Read the rules

My school had a bonkers rule book.  It was huge and full of dotty laws and regulations.  We had to learn it.  It was only in adulthood we realised why: it emulated real life.  It taught us both to live within a world of pointless and arbitrary laws, but also when and how to break them or get them changed.

I’m doing my final degree module and, just like my other final year module, I am amazed at the questions people ask, and the incorrect answers they get, regarding rules they should have known from the start.

Not knowing what happens if an assignment is under the word count, or over the word count, or the exact submission deadline, or how to get extensions, or what if you need longer still, and what happens if it is late and what happens if it is too rubbish to submit.  Common questions from people, even at the end of their degree.  But it’s all in the assignment rule book.

Reflecting on my Open University journey

A222, Excruciating Philosophy, was a pit of despair.  Nine months of painful TMAs and material I could not abide will be the scar I carry from my degree.  Sitting there into the night for every TMA despairingly wondering “Why can’t they just tell us what they want?“.

It wasn’t until five days before the exam that I went to a day school 200 miles from home and found a tutor group of engaged, motivated students being led by two brilliant tutors, and their advice and superb handouts got me through the exam.

“I do think good tutors make such a difference to your outcome and experience throughout.”

It does.  When I did DD101 Obfuscating Social Science the only advice our tutor gave was “Don’t say ‘I’ or I’ll kick your windows in and everything you write must have a reference“.  He repeated it in every tutorial and in every TMA’s comments and never provided anything else.  Loads of people dropped out through the year and I was getting 40% to 45% for every essay and not getting any useful feedback.  For that module I was saved right at the end by a student who also had an IT background who explained how social science is not actually a science and told me how to write social science essays.  He had himself been told that by another student.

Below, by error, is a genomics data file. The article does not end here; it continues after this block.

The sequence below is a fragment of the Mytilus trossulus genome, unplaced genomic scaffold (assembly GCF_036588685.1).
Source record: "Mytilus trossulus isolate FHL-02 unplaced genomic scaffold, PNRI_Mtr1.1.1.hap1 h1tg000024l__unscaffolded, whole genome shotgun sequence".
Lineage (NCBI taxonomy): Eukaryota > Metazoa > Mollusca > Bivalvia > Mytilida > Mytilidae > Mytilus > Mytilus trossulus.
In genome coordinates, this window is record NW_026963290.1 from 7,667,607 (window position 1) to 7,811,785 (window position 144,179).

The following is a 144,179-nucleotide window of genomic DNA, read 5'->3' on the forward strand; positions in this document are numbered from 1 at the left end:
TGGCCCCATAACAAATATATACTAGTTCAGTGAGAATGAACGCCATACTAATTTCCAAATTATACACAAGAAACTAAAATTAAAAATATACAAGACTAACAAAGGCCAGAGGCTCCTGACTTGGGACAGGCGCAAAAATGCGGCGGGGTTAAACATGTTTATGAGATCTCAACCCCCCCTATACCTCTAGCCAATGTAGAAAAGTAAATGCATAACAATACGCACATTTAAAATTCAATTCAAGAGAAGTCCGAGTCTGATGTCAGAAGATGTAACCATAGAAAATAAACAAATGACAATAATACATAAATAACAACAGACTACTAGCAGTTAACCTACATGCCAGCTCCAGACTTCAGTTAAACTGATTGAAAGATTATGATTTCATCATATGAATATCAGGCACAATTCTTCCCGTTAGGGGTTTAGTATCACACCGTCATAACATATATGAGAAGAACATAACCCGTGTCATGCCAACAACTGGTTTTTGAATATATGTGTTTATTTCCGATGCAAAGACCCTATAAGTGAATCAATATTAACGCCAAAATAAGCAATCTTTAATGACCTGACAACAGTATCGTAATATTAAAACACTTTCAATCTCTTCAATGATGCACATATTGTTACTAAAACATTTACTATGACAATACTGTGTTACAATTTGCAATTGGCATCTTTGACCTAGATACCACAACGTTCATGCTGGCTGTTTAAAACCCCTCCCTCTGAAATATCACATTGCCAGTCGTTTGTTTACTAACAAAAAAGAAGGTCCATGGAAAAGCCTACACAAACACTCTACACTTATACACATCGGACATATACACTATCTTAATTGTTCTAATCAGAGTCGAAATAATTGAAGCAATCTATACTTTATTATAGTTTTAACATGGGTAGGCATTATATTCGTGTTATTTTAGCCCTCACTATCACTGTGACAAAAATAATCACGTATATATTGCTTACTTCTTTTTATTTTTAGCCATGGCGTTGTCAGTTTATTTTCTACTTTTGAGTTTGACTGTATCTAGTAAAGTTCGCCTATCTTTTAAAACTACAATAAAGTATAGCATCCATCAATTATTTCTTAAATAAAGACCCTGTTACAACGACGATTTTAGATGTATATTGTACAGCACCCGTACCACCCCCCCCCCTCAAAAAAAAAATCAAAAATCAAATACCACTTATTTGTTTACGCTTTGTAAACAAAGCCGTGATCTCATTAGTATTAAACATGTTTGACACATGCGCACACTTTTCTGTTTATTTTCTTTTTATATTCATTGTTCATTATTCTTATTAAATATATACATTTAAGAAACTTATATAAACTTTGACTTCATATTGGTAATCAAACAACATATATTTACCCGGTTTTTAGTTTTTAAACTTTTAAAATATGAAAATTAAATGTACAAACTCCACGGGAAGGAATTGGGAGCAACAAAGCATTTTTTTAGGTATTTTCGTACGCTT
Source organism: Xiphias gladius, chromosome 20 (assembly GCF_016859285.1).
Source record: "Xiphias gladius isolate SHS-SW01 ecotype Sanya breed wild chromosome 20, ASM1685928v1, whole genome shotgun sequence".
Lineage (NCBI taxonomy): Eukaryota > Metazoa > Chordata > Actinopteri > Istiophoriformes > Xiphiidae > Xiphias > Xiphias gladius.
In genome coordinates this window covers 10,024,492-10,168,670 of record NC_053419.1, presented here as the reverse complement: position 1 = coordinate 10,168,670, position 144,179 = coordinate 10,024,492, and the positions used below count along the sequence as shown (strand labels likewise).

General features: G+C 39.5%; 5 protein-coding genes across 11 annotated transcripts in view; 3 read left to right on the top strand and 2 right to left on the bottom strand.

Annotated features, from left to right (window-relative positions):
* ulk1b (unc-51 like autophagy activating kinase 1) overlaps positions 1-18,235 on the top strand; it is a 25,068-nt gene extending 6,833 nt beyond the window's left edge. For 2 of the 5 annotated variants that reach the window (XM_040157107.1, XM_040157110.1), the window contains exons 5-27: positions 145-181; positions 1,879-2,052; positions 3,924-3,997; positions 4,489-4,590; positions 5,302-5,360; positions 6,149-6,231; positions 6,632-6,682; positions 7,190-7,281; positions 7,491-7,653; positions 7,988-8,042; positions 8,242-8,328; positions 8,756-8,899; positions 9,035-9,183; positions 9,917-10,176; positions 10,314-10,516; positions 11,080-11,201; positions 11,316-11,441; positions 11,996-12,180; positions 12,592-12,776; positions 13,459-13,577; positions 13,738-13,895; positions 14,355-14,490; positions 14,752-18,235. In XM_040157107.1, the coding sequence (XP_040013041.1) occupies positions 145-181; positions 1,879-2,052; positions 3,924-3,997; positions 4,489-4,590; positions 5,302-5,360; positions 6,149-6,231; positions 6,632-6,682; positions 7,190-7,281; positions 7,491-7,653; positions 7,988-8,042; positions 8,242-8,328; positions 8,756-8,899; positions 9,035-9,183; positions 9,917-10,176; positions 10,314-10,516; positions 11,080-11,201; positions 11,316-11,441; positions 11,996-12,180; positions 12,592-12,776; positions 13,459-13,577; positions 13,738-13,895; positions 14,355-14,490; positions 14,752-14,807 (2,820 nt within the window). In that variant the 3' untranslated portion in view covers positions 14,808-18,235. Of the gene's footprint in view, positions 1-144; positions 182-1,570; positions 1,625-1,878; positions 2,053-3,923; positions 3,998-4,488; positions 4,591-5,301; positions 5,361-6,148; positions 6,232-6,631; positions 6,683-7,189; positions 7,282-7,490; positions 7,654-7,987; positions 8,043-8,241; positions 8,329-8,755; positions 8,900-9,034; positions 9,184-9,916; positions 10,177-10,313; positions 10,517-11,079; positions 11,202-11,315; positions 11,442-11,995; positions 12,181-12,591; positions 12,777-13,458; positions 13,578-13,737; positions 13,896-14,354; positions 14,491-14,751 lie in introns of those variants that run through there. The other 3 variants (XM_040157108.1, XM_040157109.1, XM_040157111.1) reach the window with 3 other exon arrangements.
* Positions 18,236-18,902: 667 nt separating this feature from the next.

I know many people who have said they have had great tutors all the way through.  Some of mine have been shocking and, going by the drop-out rate, those who get them tend not to stay with the OU so we don’t hear from them again.

I have often learned more from my fellow students than from some of my tutors.  That’s why I now go to every tutorial I can.  The OUSA Open Degree forum for was absolutely brilliant for advice, better than Student Support, but they got rid of that.  It’s no wonder people are moving to Facebook for support.

Sadly, I have not enjoyed much of my OU experience and will genuinely be glad when it is over.  The exception has been the interaction with other people, the support from others who have been there before and those who are also struggling, often alone in the night.  I think this confirms that distance learning is not for me.

When I started my OU degree this time around (I also had a go in the 1980s), I saw a few comments from old hands saying it is the students that make the OU, and I did not understand that then.  I do now.

Thank you, my fellow OU students, for being out there and being supportive, I couldn’t do this without you.

MA application done and sent

I have received two excellent academic references from my two Level 3 Open University tutors.  I am very pleased with them.  I’m considering framing them!

I have sent these, along with my application form, to Liverpool Hope University asking to join the MA in Peace Studies starting this autumn.

Well done me.

I’m very excited.  🙂

American gun jokes

Thank you America, for just creating a whole new genre of jokes. The rest of the world can now go from crying for you, as we were when the children were marching in protest against guns, to laughing at you.